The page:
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Updating our Community on our Review of the CCWG-Accountability Proposal

The Board is deeply engaged in reviewing the CCWG-Accountability proposal and has actively participated in the process. Consistent with our commitment to transparency, we would like to share with the Community the steps in our review process.

Last week, the ICANN Board submitted a preliminary set of comments to the CCWG-Accountability Public Comment forum. The Board remains committed to engaging and working with the CCWG on solutions to address concerns raised in its preliminary set of comments.

A subset of ICANN Board Members and Staff Members have been meeting in Washington, DC on Tuesday and Wednesday this week to further consider the CCWG proposal and commence a review of an impact analysis from ICANN's external counsel. As part of this meeting, the group held a call together with the CCWG Chairs. For full transparency and to clarify the basis for the review points and comments, ICANN will share the impact analysis and publish it in the CCWG Public Comment forum. The Board welcomes feedback from the CCWG on the impact analysis as it finalizes its responses to the CCWG proposal in the Public Comment forum.

Next week, consistent with the CCWG request, the Board will have an open teleconference with the CCWG to help inform the Board's development of its comments to be submitted into the Public Comment forum before the close of the comment period on 12 September. Call details will be announced so that anyone in the community may participate.

Finally, in light of the importance of these discussions, we propose that the CCWG-Accountability hold a public meeting in Los Angeles in late September to continue the dialogue with the Board on the CCWG proposal.

As part of the ICANN community, we will continue to work constructively to help the CCWG finalize the proposal to achieve a successful IANA Stewardship transition and an ICANN with enhanced accountability. We remain appreciative of the CCWG's valuable work.


    Domain Name System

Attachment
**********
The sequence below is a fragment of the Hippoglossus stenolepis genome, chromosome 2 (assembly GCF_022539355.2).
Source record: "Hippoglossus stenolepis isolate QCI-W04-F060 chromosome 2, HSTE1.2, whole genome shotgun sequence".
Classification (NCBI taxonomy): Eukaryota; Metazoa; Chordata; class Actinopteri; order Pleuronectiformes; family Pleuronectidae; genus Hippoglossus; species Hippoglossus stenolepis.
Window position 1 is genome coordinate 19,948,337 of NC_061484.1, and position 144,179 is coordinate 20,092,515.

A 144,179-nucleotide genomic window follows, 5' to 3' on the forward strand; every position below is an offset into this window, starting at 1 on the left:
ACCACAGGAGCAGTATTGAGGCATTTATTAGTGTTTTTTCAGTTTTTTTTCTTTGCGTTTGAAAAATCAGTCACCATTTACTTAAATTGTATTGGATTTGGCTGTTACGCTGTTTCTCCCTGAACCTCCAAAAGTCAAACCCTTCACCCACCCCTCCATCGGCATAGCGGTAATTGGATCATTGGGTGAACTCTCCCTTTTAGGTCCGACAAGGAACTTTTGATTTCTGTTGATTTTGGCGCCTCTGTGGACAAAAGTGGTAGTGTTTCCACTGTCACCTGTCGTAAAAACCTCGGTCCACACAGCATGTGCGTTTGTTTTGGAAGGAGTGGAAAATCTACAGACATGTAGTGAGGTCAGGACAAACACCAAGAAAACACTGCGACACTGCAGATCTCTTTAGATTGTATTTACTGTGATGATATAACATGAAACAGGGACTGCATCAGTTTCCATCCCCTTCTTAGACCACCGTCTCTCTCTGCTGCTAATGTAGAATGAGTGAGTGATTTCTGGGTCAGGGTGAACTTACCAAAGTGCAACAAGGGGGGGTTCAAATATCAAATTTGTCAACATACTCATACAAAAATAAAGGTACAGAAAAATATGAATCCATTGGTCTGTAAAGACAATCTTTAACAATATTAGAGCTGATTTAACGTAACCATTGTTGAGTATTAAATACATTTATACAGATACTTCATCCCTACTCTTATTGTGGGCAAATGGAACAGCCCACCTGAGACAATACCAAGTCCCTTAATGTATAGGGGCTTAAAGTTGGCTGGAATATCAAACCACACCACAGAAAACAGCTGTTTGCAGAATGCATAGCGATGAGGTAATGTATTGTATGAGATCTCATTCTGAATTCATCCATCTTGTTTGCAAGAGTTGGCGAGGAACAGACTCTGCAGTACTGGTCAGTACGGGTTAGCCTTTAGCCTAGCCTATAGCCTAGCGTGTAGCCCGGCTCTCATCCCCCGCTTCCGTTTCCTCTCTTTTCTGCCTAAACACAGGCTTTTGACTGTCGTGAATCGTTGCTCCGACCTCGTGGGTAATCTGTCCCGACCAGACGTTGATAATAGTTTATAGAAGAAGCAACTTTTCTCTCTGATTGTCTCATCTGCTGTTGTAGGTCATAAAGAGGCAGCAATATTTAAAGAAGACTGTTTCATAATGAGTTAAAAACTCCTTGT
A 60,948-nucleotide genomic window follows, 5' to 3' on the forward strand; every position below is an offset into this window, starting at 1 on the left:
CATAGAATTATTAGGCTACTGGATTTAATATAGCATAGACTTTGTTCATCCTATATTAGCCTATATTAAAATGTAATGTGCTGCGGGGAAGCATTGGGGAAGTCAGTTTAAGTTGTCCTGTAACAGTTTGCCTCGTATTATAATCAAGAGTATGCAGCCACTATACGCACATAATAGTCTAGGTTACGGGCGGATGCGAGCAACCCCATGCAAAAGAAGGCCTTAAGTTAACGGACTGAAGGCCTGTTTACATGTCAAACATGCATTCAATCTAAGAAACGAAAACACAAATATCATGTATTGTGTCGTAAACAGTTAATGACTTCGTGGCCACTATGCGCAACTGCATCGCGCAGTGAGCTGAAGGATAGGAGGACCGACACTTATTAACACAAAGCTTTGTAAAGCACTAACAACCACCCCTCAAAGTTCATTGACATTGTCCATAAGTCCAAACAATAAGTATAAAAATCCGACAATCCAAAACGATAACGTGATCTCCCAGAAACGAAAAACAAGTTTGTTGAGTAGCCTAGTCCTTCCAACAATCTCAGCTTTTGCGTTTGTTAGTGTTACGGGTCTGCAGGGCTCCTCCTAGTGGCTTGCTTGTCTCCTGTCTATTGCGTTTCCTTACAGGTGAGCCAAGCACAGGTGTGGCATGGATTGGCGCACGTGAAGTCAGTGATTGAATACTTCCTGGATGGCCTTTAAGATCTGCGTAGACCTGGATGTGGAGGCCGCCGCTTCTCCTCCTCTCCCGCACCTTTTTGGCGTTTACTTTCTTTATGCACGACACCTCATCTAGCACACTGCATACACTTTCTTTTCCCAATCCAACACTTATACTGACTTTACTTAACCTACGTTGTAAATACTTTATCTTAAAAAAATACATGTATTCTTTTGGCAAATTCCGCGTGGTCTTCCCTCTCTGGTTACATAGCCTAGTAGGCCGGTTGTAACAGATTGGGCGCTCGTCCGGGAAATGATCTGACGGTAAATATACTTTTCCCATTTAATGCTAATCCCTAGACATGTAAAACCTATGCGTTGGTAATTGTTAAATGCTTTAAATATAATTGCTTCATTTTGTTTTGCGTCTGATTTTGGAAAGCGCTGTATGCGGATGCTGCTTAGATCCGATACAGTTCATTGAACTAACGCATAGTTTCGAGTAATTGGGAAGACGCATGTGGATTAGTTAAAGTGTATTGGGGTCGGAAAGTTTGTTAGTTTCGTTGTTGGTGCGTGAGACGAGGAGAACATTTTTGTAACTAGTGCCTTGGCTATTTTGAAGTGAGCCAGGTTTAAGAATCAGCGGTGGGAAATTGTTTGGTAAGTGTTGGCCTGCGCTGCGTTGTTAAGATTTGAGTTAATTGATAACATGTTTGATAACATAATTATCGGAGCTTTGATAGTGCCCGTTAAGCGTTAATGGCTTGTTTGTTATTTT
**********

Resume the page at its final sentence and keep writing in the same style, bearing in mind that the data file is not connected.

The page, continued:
Internationalized Domain Name ,IDN,"IDNs are domain names that include characters used in the local representation of languages that are not written with the twenty-six letters of the basic Latin alphabet ""a-z"". An IDN can contain Latin letters with diacritical marks, as required by many European languages, or may consist of characters from non-Latin scripts such as Arabic or Chinese. Many languages also use other types of digits than the European ""0-9"". The basic Latin alphabet together with the European-Arabic digits are, for the purpose of domain names, termed ""ASCII characters"" (ASCII = American Standard Code for Information Interchange). These are also included in the broader range of ""Unicode characters"" that provides the basis for IDNs. The ""hostname rule"" requires that all domain names of the type under consideration here are stored in the DNS using only the ASCII characters listed above, with the one further addition of the hyphen ""-"". The Unicode form of an IDN therefore requires special encoding before it is entered into the DNS. The following terminology is used when distinguishing between these forms: A domain name consists of a series of ""labels"" (separated by ""dots""). The ASCII form of an IDN label is termed an ""A-label"". All operations defined in the DNS protocol use A-labels exclusively. The Unicode form, which a user expects to be displayed, is termed a ""U-label"". The difference may be illustrated with the Hindi word for ""test"" — परीका — appearing here as a U-label would (in the Devanagari script). A special form of ""ASCII compatible encoding"" (abbreviated ACE) is applied to this to produce the corresponding A-label: xn--11b5bs1di. A domain name that only includes ASCII letters, digits, and hyphens is termed an ""LDH label"". Although the definitions of A-labels and LDH-labels overlap, a name consisting exclusively of LDH labels, such as"""" is not an IDN."